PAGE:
U.S. President Lyndon B. Johnson Personal Life Part 1

About the U.S. President Lyndon B. Johnson, personal life and marriage, history and biography.

36th President


Personal Life: On a summer evening in 1934, during a vacation from his duties as secretary to Congressman Kleberg, the 26-year-old Johnson paid a visit to a friend in Austin. There he met a 21-year-old journalism student named Lady Bird Taylor. As soon as he managed to elude his date for the evening for a few moments, Johnson asked Lady Bird to join him for breakfast the next morning. A shy, strikingly intelligent girl (she had graduated from the University of Texas in the top 10 of her class), Lady Bird was the daughter of a well-to-do Texas merchant and landowner. Her real name was Claudia Alta Taylor, but when she was a baby her black mammy had reportedly exclaimed, "Lawd, she's as pretty as a lady bird," comparing the child to the large, brightly colored beetle that was common in the region. The nickname stuck, despite Claudia's frequent protests, and by the time she met Lyndon she was "Bird" to all her friends. Though some observers felt that her bright eyes and sensitive features were spoiled by a nose that was too sharp and too long, Lyndon declared her "the prettiest girl I ever saw." As they sat at breakfast on their first date, he began talking immediately about himself, his family, and his grandiose plans for the future. As Lady Bird recalled later: "I knew I had met something remarkable, but I didn't quite know what." With little difficulty, Lyndon persuaded her to join him for a drive after breakfast, and after a few more hours of talk, he floored her by proposing marriage. Her answer was no, but Lyndon was hardly the man to take no for an answer. Within a week of their first meeting, Lady Bird had been hustled off to Johnson City to meet the family, and Lyndon had demanded that she take him home to meet her widower father. Mr. Taylor was duly impressed. "You've been bringing home a lot of boys," he said. "This time you brought a man." Nevertheless, Lady Bird continued to resist Lyndon's pleas for an immediate marriage. When he returned to his job in Washington, he sent her an autographed photo: "For Bird, a lovely girl with ideals, principles, intelligence and refinement, from her sincere admirer, Lyndon." After six weeks of daily phone calls and letters, he returned to Texas and told Bird, "If you say no, it just proves that you don't love me enough to dare to marry me. We either do it now, or we never will." Lady Bird held her breath and finally agreed. LBJ, behind the wheel of his car, let out a yip and headed for San Antonio and a hurry-up wedding. A friend in local politics helped the couple circumvent the normal channels in getting their wedding license. Lyndon purchased a ring from Sears, Roebuck for $2.50. After a whirlwind courtship lasting a total of two months, they were married.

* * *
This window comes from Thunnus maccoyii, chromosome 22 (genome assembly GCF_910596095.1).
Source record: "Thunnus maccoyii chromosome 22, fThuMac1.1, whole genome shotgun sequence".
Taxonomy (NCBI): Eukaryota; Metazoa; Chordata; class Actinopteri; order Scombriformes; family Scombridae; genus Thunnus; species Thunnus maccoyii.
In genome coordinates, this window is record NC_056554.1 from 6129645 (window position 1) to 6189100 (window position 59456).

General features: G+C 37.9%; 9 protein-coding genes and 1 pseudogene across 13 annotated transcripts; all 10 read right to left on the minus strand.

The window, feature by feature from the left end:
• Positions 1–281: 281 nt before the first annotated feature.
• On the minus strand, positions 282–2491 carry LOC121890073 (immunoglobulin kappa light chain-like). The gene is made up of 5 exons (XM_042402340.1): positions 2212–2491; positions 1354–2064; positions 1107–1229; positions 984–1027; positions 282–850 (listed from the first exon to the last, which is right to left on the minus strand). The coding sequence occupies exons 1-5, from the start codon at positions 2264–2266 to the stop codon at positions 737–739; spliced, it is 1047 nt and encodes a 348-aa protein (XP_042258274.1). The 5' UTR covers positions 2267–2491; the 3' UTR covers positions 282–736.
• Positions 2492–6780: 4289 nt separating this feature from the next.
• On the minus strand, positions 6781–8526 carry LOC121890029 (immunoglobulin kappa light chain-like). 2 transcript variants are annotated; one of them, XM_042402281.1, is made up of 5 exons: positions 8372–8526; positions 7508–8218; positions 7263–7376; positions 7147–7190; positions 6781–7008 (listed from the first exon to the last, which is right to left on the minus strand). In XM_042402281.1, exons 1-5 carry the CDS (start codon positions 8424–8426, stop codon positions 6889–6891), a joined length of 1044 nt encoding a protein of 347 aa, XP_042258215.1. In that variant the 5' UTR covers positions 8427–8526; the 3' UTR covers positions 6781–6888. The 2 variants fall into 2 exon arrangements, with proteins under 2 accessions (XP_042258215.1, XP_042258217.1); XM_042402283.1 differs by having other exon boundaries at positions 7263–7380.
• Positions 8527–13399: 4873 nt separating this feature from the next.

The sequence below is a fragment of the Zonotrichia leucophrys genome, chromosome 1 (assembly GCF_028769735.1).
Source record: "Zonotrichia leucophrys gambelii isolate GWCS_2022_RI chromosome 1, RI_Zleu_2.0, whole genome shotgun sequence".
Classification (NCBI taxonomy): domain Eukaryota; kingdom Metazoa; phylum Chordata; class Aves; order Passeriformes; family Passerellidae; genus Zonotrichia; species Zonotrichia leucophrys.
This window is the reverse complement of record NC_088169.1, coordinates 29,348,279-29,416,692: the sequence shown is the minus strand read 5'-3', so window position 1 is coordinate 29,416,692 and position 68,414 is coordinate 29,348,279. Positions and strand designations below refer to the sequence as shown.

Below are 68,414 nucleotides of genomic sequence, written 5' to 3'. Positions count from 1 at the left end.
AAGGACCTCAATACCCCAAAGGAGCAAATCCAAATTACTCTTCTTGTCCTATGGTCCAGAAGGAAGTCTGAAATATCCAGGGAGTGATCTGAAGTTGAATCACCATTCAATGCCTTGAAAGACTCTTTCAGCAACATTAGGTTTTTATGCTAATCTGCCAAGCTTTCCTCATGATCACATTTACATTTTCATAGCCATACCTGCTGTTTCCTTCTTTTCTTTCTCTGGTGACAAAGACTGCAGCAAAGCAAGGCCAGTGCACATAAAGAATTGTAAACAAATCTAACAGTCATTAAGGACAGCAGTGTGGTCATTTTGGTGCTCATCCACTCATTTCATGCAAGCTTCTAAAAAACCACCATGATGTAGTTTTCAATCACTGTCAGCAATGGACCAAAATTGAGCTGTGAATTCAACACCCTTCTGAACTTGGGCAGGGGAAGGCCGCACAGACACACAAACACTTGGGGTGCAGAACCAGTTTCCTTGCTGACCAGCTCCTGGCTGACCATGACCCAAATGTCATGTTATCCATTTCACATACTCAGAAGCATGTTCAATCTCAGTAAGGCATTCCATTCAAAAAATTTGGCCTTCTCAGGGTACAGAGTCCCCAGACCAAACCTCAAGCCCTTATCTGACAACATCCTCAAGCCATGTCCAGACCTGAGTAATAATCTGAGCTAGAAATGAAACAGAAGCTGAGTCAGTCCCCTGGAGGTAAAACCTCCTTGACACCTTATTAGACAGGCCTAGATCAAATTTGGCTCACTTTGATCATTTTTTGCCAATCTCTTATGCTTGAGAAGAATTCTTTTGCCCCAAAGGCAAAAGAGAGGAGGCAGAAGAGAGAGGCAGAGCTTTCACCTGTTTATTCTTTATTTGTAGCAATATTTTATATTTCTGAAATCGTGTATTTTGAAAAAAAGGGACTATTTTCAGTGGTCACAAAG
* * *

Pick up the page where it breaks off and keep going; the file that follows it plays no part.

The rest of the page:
In the years that followed, Lady Bird ran the Johnson household with little help from her busy husband. She even managed to overcome her natural shyness and help LBJ with his politicking. As Jackie Kennedy observed years later: "Lady Bird would crawl down Pennsylvania Avenue on broken glass for Lyndon." At first the Johnsons managed to live on Lyndon's modest government income, but after eight years, Lady Bird accepted a $64,000 inheritance from her father and decided to invest it in a ramshackle Austin radio station. Using her own remarkable business skills plus Lyndon's government connections, Lady Bird went on to build a multimillion-dollar communications empire. As Sam Rayburn aptly observed, "Marrying her was the smartest thing Lyndon ever did."

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